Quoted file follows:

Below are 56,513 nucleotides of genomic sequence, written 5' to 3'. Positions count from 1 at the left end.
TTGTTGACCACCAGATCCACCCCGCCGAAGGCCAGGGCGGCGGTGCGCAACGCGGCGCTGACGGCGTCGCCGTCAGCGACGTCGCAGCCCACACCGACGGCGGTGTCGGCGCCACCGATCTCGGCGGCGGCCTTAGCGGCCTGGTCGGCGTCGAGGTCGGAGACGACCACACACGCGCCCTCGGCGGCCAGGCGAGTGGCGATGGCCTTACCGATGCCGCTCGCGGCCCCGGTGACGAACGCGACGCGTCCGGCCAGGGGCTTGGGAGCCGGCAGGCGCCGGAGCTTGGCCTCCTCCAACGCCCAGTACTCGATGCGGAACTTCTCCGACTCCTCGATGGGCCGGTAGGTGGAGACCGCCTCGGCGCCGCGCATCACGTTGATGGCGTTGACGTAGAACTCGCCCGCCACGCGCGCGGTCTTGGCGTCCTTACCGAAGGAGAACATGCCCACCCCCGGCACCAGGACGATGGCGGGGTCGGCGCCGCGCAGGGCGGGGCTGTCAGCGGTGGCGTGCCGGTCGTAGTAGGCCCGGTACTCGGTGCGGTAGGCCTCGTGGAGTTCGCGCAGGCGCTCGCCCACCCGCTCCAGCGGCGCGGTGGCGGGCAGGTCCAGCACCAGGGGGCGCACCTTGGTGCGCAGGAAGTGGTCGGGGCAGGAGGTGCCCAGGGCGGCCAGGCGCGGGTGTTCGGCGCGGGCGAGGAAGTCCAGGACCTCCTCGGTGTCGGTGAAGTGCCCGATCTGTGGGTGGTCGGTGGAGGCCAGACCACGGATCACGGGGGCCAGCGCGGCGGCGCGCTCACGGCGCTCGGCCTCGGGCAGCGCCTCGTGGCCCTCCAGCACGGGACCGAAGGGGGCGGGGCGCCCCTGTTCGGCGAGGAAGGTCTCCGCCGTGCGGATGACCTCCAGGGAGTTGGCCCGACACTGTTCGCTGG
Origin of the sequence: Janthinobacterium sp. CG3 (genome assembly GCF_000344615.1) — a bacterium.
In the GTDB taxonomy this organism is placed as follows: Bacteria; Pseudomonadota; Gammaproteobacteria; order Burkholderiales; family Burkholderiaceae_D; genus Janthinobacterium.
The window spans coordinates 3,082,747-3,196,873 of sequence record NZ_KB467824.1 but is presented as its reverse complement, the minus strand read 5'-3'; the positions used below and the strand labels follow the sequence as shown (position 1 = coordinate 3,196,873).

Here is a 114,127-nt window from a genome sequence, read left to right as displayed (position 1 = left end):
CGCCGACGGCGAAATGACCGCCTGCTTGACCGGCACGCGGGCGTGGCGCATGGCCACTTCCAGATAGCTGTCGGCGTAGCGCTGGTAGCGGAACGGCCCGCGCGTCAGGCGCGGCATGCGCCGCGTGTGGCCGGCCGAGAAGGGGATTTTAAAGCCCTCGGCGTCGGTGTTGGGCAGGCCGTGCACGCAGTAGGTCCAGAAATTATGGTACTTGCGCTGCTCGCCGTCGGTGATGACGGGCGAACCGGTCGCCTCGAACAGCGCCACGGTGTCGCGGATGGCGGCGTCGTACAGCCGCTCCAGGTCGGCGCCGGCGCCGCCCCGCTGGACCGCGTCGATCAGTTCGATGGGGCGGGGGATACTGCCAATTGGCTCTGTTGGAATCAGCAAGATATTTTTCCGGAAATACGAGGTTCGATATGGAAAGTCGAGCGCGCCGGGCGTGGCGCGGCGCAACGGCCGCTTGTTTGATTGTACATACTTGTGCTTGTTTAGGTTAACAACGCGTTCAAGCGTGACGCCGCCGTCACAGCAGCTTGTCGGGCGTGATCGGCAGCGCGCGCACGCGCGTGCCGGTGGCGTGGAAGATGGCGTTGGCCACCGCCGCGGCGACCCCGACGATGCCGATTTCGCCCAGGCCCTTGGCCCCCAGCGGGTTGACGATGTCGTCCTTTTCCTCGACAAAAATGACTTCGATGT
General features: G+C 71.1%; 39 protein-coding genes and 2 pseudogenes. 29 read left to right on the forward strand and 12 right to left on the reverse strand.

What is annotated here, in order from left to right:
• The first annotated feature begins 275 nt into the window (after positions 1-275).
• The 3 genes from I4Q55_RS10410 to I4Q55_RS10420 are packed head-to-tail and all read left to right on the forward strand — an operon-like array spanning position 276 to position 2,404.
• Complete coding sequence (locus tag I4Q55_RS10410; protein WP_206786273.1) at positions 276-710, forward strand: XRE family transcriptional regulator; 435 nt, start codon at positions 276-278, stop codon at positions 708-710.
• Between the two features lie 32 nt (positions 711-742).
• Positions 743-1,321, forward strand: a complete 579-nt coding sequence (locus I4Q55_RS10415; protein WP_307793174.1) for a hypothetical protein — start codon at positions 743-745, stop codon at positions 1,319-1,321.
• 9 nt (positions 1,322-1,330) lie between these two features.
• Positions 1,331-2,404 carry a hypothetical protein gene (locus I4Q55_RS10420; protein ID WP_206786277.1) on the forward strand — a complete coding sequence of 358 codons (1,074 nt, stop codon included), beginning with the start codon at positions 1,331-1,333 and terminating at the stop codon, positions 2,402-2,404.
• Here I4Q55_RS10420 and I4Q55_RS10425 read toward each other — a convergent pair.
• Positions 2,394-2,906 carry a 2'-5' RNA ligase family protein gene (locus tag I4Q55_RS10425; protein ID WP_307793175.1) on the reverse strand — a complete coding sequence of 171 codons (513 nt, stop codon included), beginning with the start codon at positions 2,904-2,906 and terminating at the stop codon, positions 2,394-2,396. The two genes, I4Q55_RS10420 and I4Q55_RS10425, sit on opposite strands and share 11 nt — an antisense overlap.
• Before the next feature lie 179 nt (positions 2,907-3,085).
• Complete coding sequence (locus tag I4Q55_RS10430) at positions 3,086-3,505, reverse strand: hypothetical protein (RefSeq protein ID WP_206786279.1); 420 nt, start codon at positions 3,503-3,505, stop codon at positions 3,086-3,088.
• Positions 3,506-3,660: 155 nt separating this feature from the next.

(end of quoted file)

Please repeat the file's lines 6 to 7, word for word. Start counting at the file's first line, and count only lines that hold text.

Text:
Here is a 114,127-nt window from a genome sequence, read left to right as displayed (position 1 = left end):
CGCCGACGGCGAAATGACCGCCTGCTTGACCGGCACGCGGGCGTGGCGCATGGCCACTTCCAGATAGCTGTCGGCGTAGCGCTGGTAGCGGAACGGCCCGCGCGTCAGGCGCGGCATGCGCCGCGTGTGGCCGGCCGAGAAGGGGATTTTAAAGCCCTCGGCGTCGGTGTTGGGCAGGCCGTGCACGCAGTAGGTCCAGAAATTATGGTACTTGCGCTGCTCGCCGTCGGTGATGACGGGCGAACCGGTCGCCTCGAACAGCGCCACGGTGTCGCGGATGGCGGCGTCGTACAGCCGCTCCAGGTCGGCGCCGGCGCCGCCCCGCTGGACCGCGTCGATCAGTTCGATGGGGCGGGGGATACTGCCAATTGGCTCTGTTGGAATCAGCAAGATATTTTTCCGGAAATACGAGGTTCGATATGGAAAGTCGAGCGCGCCGGGCGTGGCGCGGCGCAACGGCCGCTTGTTTGATTGTACATACTTGTGCTTGTTTAGGTTAACAACGCGTTCAAGCGTGACGCCGCCGTCACAGCAGCTTGTCGGGCGTGATCGGCAGCGCGCGCACGCGCGTGCCGGTGGCGTGGAAGATGGCGTTGGCCACCGCCGCGGCGACCCCGACGATGCCGATTTCGCCCAGGCCCTTGGCCCCCAGCGGGTTGACGATGTCGTCCTTTTCCTCGACAAAAATGACTTCGATGT